9. The window of claim 8, wherein said depending free end of said solar-energy conversion screen of said heat sink has a hem bar thereat facilitating rolling and unrolling said solar-energy conversion screen of said heat sink.
10. The window of claim 8, wherein said solar-energy conversion screen of said heat sink is made of a thin, pliable, dark, fiberglass fabric mesh; and
wherein said solar-energy conversion screen of said heat sink is interchangeable with a foiled-faced heat-reflecting shade or an insulated shade for enhancing the R value of said window.
11. The window of claim 1, further comprising:
a) an upper telescoping air-tight vent; and
b) a lower telescoping air-tight vent;
wherein said frame has a:
a) a head jamb; and
b) a foot jamb;
wherein said upper telescoping air-tight vent is disposed through said head jamb of said frame;
wherein said upper telescoping air-tight vent is for controlling air flow relative to said window;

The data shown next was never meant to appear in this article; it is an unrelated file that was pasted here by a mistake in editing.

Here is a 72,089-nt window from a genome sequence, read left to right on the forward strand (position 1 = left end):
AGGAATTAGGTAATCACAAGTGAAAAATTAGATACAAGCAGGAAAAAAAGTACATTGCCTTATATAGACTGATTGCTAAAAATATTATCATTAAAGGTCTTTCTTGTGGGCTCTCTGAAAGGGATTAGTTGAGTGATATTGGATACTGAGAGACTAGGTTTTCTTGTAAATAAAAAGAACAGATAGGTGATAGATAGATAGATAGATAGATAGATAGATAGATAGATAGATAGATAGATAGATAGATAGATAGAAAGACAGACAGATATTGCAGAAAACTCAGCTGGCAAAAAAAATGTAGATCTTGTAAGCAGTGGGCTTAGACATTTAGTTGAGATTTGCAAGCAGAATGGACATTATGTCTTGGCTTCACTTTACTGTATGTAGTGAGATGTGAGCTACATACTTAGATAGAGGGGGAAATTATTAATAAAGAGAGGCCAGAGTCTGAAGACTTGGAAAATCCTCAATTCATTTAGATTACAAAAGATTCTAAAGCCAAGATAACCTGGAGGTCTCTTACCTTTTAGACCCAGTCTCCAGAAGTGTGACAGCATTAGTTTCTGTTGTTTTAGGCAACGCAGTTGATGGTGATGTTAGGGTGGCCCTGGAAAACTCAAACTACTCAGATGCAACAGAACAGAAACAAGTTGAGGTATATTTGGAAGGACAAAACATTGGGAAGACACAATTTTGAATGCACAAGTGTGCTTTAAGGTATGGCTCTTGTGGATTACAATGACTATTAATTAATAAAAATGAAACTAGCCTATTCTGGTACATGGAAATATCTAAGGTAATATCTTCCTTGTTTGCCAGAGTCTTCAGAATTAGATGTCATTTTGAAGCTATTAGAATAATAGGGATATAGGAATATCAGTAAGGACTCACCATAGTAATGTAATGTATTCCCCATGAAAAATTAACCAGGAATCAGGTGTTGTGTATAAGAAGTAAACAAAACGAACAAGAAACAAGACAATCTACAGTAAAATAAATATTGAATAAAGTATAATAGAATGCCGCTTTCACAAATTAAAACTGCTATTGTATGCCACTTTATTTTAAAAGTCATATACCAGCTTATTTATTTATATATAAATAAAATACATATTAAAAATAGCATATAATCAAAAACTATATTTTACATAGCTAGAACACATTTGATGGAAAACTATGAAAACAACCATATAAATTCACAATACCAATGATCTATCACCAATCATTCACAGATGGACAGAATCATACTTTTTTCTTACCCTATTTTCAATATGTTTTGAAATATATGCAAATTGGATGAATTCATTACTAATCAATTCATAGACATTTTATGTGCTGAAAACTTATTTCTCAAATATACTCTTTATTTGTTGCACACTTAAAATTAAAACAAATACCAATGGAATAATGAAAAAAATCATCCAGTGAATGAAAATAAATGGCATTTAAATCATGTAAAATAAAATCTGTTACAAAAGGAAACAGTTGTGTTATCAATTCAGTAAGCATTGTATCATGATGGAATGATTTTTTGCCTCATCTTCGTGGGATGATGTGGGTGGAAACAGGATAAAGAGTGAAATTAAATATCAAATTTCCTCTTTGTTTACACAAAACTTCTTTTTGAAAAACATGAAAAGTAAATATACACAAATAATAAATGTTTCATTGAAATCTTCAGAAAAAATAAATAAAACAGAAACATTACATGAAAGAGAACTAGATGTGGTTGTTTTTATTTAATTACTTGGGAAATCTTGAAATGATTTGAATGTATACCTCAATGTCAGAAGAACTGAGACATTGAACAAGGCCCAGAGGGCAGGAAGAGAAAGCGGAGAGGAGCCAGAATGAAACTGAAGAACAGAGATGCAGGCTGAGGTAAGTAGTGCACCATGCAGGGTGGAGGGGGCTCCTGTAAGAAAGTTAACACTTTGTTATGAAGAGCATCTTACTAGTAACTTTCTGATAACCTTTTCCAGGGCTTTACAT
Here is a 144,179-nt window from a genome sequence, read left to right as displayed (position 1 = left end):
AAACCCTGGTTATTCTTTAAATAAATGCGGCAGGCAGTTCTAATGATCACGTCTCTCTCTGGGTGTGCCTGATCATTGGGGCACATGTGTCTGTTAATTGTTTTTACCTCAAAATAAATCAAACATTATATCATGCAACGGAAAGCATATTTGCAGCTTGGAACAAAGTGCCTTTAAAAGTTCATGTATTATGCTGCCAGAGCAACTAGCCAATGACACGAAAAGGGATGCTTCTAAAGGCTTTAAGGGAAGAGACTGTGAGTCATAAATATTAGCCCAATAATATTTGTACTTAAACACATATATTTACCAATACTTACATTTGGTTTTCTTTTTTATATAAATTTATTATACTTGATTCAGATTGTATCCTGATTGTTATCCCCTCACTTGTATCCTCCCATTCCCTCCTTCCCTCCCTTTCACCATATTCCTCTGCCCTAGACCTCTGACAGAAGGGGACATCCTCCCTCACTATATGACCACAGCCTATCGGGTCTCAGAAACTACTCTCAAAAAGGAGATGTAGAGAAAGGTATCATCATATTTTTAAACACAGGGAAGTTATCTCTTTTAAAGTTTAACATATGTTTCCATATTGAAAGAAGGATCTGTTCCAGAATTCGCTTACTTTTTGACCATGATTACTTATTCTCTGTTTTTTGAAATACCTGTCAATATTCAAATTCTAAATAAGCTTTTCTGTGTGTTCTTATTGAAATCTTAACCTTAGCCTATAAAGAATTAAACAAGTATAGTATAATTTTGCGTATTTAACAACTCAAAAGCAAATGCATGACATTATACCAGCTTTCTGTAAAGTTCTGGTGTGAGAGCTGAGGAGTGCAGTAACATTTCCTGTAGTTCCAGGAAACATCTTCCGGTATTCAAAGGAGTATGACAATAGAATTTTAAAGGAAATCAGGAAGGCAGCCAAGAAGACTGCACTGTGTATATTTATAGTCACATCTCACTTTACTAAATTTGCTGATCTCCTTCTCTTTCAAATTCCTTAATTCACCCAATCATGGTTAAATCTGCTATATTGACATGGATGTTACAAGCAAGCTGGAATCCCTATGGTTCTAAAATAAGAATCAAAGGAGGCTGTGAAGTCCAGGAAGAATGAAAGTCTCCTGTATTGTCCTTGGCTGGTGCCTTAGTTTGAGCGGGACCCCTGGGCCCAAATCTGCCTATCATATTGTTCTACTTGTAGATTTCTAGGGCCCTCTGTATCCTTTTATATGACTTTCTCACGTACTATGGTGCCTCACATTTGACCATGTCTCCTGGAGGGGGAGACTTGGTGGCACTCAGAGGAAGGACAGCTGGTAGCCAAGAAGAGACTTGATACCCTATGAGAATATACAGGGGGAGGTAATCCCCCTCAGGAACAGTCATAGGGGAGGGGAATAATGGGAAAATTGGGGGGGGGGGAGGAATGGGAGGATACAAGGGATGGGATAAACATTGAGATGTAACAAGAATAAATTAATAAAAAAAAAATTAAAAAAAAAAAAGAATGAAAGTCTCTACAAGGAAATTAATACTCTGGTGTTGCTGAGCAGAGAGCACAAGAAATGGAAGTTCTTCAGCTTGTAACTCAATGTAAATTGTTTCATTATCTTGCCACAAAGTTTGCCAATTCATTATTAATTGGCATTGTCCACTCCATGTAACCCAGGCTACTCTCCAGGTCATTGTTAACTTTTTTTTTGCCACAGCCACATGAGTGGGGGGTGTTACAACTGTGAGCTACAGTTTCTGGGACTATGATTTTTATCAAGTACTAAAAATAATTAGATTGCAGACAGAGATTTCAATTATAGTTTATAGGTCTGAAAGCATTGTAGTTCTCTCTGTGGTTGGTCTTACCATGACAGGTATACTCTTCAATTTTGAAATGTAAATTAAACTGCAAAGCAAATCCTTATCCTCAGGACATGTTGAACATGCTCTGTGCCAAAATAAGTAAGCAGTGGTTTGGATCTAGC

wherein said upper telescoping air-tight vent is for directing the air flow relative to said window;
wherein said lower telescoping air-tight vent is disposed through said foot jamb of said frame;
wherein said lower telescoping air-tight vent is for controlling air flow relative to said window;
wherein said lower telescoping air-tight vent is for directing the air flow relative to said window; and
wherein said upper telescoping air-tight vent and said lower telescoping air-tight vent, through appropriate opening and closing thereof, establish convective air currents for absorbing the sunlight heat in the warm weather that otherwise would flow uncontrolled therethrough and discharging the sunlight heat to the atmosphere while permitting relatively unobstructed vision therethrough.